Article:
Before we began our Commons Campaign project, we first needed to see why so many people wanted to leave campus when there were vast amounts of resources located right on campus. In order to gauge the thoughts of the public, each of us came together in early February and began to type up three different types of questionnaires. There was a total of seven questions that were directed at past, current, and future UNL students that have, will, or are about to live on campus. For our project, we wanted an all-around poll on the population’s thoughts of campus life. After coming up with the questions, we thought we would meet our research needs by splitting into groups of two. The first group of two consisted of Andrew and Hiep; their task was to locate and pass out the first questionnaire to past UNL residents. This questionnaire asked about their experiences in dorms and their reasons for leaving campus. The second group of two, consisted of Oletha and Joe; they were given the second questionnaire which was directed at current residents. The second group stayed on campus and passed out questionnaires to current residents asking if they liked the dorm life, if they were staying on campus, and if not why. Unfortunately, the third questionnaire aimed at possible future UNL students could not be distributed. As a group we thought it was too late in the year to ask high school students their thoughts about living on campus, especially when they had so much on their plates already, and we had enough scheduled on our Campaign calendars we needed to accomplish.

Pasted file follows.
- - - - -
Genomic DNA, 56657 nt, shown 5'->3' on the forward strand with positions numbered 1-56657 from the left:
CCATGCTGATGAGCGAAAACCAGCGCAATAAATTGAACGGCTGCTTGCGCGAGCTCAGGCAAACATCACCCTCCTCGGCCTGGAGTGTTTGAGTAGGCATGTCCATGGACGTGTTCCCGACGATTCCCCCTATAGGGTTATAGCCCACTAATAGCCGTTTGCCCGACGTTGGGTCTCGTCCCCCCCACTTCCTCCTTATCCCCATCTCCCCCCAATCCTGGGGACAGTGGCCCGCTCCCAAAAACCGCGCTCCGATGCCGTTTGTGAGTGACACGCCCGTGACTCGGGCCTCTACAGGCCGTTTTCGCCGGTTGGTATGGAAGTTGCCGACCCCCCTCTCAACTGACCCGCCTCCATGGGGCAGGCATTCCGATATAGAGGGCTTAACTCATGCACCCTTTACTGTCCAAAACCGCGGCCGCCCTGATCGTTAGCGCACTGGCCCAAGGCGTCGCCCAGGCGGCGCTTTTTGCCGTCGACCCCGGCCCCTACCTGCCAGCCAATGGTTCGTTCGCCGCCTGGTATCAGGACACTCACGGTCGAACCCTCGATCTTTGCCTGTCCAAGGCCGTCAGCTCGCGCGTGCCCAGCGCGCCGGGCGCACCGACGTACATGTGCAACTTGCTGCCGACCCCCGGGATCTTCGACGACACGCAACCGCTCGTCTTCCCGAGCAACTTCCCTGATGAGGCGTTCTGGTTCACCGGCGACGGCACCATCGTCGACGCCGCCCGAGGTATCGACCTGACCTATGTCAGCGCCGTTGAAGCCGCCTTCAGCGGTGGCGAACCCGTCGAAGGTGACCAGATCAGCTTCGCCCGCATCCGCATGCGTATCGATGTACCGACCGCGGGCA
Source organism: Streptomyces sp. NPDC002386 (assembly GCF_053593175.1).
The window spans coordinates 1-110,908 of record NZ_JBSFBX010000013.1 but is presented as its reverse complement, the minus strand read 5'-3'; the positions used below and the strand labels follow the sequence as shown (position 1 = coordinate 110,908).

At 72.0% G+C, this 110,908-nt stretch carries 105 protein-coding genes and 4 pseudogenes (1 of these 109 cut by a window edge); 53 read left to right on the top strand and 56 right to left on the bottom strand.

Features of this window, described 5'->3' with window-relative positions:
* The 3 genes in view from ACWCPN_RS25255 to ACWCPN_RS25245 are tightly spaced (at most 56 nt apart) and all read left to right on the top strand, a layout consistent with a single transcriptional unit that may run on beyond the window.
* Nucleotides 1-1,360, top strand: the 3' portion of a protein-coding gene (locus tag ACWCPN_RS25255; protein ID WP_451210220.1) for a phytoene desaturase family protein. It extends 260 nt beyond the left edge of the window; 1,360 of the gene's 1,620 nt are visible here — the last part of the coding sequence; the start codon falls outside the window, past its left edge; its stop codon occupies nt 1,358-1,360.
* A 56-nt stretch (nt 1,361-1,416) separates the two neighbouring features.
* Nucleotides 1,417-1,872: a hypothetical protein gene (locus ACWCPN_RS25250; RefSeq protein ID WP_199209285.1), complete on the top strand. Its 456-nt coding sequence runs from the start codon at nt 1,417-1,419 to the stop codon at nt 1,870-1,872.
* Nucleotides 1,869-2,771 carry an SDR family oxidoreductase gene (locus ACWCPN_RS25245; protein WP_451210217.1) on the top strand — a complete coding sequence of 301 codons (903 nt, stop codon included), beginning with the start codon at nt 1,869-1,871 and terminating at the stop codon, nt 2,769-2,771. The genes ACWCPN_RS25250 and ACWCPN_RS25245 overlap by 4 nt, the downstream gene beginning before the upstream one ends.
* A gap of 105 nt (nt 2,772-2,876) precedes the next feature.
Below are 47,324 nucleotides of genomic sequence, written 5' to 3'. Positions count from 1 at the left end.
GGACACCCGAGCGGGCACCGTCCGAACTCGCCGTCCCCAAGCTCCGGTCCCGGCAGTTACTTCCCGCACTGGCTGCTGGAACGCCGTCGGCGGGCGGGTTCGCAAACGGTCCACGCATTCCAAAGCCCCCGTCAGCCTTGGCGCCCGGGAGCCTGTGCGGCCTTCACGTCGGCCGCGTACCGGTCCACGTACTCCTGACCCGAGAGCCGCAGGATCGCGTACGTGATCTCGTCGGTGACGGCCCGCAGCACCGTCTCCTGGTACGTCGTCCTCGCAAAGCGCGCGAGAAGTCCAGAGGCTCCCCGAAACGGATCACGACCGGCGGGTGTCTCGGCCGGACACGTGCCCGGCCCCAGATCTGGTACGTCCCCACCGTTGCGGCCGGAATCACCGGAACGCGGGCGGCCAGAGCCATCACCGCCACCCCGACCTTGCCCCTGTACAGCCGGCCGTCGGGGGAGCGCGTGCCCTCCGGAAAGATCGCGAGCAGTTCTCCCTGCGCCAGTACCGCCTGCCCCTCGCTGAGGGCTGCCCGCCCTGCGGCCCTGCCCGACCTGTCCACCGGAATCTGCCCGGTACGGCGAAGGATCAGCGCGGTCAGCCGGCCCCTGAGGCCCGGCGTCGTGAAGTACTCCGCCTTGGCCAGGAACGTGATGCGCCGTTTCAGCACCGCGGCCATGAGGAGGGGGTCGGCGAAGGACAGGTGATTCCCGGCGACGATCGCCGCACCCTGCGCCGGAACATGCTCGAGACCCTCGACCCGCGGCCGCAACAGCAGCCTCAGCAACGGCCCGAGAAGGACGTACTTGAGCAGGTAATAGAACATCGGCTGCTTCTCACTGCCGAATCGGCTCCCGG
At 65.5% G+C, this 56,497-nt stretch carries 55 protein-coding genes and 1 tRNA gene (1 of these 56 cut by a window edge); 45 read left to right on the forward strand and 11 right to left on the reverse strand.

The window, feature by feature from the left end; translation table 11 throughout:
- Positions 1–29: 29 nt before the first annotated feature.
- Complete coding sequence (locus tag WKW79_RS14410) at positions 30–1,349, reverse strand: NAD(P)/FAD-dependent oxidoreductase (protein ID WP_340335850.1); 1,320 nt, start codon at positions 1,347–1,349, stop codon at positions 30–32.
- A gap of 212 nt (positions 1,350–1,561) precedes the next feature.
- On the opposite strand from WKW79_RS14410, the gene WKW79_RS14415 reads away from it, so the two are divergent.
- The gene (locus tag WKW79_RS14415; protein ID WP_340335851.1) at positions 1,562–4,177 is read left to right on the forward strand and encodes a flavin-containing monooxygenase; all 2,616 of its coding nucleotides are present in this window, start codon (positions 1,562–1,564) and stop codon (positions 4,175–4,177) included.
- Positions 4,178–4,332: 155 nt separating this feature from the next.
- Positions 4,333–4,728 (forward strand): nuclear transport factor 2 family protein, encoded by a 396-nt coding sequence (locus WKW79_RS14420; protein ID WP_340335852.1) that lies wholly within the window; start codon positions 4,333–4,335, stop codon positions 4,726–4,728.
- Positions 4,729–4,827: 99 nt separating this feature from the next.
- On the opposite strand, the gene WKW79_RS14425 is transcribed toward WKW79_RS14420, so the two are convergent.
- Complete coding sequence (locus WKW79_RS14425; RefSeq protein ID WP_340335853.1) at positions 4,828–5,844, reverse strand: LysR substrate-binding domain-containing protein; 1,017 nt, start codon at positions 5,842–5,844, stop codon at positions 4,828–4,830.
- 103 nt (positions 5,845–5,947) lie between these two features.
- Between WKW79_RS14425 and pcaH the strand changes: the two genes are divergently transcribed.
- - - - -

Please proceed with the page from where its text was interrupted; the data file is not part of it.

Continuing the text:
After combining our data, we noticed most answers were what we expected; such as the lack of quality in dining hall food, the outstanding expenses for room and board, and the lack of knowledge students had about how many resources were available to them on campus. To overcome these obstacles we set out to create a website that helped students (past, current, or future) be aware of all of the benefits to living on campus. Hiep was in charge of the design, creation of our website, and our research statistics. But a mere website wasn’t enough to get the masses moving; we also decided to organize different floor meetings for each hall that talked about and explained the benefits to living on campus. Oletha was in charge of organizing and arranging times for RAs to gather the masses, so we could present to those students, as well as try to set up a meeting with University Housing. Still we needed an extra push that would solidify and ensure our voices would be heard, so Andrew and Joe were put in charge of making the PowerPoints for our presentations to the floor RAs, RDs, and other Housing staff. They were also in charge of creating our poster board and pamphlets we handed out and displayed at floor meetings. When we assigned these tasks, we all knew we would need the help of the entire group to accomplish each task. Even though, one person may have overlooked a particular group assignment, we all worked with one another to get it done. Still, the hardest part about getting college students to take time out of their day to recognize our data was troublesome, even with suggested RA floor meetings. That’s why Andrew and Joe played such a huge role in our pamphlet, PowerPoint, and poster board design.